By Peter Koenig
Venezuela is set to have a National Constituent Assembly, but the struggle to regain its sovereignty is still facing powerful foes. In this article, Peter Koenig explores Valenzuela’s past and current political realities and its connections to the real dictators of the western world.
Venezuela has voted on 30 July for a National Constituent Assembly (ANC – Asamblea Nacional Constituyente) with a resounding close to 8.1 million votes, or over 41% of the total eligible electorate. The figure was confirmed by the president of the National Electoral Council, Tibisay Lucena. The Chavistas battle cry before the elections was Venceremos! – Ché Guevaras favoured revolutionary slogan. And the day after, 31 July, the victorious Ganamos! Accompanied by dancing in the streets.
To counter the mainstream presstitute mass media slandering of Venezuela, calling the legitimate democratically elected President a dictator, and that the vote was illegitimate and against the present Venezuelan Constitution – lets explain upfront what the Constitution says:
Article 347 of Venezuela’s constitution:
“The original constituent power rests with the people of Venezuela. This power may be exercised by calling a National Constituent Assembly for the purpose of transforming the State, creating a new juridical order and drawing up a new Constitution.”
Article 348 states
“(t)he initiative for calling a National Constituent Assembly may emanate from the President of the Republic sitting with the Cabinet of Ministers; from the National Assembly by a two-thirds vote of its members; from the Municipal Councils in open session, by a two-thirds vote of their members; and from 15% of the voters registered with the Civil and Electoral Registry.”
Article 349 states
“(t)he President of the Republic shall not have the power to object to the new Constitution. The existing constituted authorities shall not be permitted to obstruct the Constituent Assembly in any way.”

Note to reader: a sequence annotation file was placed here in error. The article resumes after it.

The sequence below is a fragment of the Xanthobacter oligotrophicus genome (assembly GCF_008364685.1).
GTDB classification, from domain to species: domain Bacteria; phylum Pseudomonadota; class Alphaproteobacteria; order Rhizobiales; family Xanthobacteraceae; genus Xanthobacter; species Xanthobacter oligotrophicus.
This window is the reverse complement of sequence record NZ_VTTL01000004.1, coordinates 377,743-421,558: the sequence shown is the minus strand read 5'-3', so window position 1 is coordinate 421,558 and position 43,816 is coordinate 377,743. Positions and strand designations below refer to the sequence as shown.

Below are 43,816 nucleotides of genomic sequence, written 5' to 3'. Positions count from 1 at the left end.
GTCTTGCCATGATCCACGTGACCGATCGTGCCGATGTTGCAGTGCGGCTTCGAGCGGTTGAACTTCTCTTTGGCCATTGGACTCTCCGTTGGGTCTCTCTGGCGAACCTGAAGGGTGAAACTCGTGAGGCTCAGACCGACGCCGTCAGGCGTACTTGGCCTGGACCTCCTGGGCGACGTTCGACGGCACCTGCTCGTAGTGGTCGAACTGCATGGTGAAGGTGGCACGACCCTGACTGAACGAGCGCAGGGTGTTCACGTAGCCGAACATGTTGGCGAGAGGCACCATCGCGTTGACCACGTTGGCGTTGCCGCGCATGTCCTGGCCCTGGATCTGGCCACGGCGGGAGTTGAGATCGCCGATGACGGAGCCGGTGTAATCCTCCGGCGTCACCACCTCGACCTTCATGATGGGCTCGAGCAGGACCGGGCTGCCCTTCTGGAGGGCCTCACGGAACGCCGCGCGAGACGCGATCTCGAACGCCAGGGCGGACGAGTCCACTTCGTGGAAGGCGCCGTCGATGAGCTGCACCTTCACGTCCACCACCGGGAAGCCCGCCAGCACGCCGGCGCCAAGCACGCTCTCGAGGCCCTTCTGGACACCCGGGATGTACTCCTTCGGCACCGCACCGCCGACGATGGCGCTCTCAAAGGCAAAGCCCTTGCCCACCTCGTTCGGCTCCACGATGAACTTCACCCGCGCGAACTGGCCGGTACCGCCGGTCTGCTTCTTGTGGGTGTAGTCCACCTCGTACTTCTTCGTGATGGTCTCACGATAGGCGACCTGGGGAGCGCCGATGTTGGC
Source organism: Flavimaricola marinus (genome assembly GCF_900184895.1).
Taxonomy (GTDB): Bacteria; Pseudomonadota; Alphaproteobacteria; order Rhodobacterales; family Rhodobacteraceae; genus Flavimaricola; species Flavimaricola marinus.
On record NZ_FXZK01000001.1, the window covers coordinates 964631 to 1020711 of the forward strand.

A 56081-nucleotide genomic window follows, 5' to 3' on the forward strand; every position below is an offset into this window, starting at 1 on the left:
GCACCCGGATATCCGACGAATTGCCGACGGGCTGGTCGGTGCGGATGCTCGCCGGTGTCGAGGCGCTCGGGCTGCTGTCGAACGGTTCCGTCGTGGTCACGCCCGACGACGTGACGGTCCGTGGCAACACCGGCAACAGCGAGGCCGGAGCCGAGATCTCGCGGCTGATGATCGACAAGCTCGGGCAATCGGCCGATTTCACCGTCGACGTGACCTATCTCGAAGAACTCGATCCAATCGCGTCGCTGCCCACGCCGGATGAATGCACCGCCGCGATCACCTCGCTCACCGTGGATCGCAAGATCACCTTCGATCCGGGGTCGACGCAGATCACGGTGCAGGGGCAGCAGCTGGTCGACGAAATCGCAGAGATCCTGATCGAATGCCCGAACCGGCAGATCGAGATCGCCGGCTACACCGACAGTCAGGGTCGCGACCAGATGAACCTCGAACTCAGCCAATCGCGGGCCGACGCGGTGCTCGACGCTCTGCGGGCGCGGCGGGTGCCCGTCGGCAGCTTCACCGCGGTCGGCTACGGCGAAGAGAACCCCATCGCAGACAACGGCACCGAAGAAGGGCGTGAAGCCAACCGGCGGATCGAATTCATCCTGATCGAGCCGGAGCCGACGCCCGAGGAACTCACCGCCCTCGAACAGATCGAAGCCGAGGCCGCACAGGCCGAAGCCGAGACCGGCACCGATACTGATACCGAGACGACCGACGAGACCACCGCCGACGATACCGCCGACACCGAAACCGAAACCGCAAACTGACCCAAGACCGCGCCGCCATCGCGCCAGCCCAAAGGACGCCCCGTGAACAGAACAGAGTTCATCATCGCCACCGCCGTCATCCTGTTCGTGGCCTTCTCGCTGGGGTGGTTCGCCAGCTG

The process to vote for the ANC is complex but highly democratic. The 30 July election chose 545 members to the National Constituent Assembly, of which two thirds (364) were elected on a regional or territorial basis, and one third (181) by sectors of professions or activities, i.e. students, farmers, unions of different labour forces, employees, business owners – and so on. This cross-section of people’s representation is the most solid basis for democracy. See also http://www.globalresearch.ca/why-is-venezuela-in-the-white-houses-crosshairs/5594240.
The 8.1million pro-ANC vote may, at first sight, with 41% of total eligible voters, not constitute an absolute majority, but they are a legitimate majority analysed from different perspectives. The only historic data we currently have on Venezuela is the one from the 1999 Constitution (still valid today), which President Hugo Chavez Frias, elected in 1998, initiated after asking the people whether they agreed to the drafting of a new Constitution. He received an overwhelming 80% support.
Assuming that on average about 20% to 25% of the electorate do not vote (based on the past 19 elections since the Bolivarian Revolutionary Government took over in 1998), of the 20 million eligible electorate, about 15 million could be expected to vote. With 8.1million ANC supporters, the National Constituent Assembly resulting from the 30 July elections is a clear majority, about 54%.
About the Author
Peter Koenig is an economist and geopolitical analyst. He is also a former World Bank staff and worked extensively around the world in the fields of environment and water resources. He lectures at universities in the US, Europe and South America. He writes regularly for Global Research, ICH, RT, Sputnik, PressTV, The 4th Media, TeleSUR, TruePublica, The Vineyard of The Saker Blog, and other internet sites. He is the author of Implosion – An Economic Thriller about War, Environmental Destruction and Corporate Greed – fiction based on facts and on 30 years of World Bank experience around the globe. He is also a co-author of The World Order and Revolution! – Essays from the Resistance.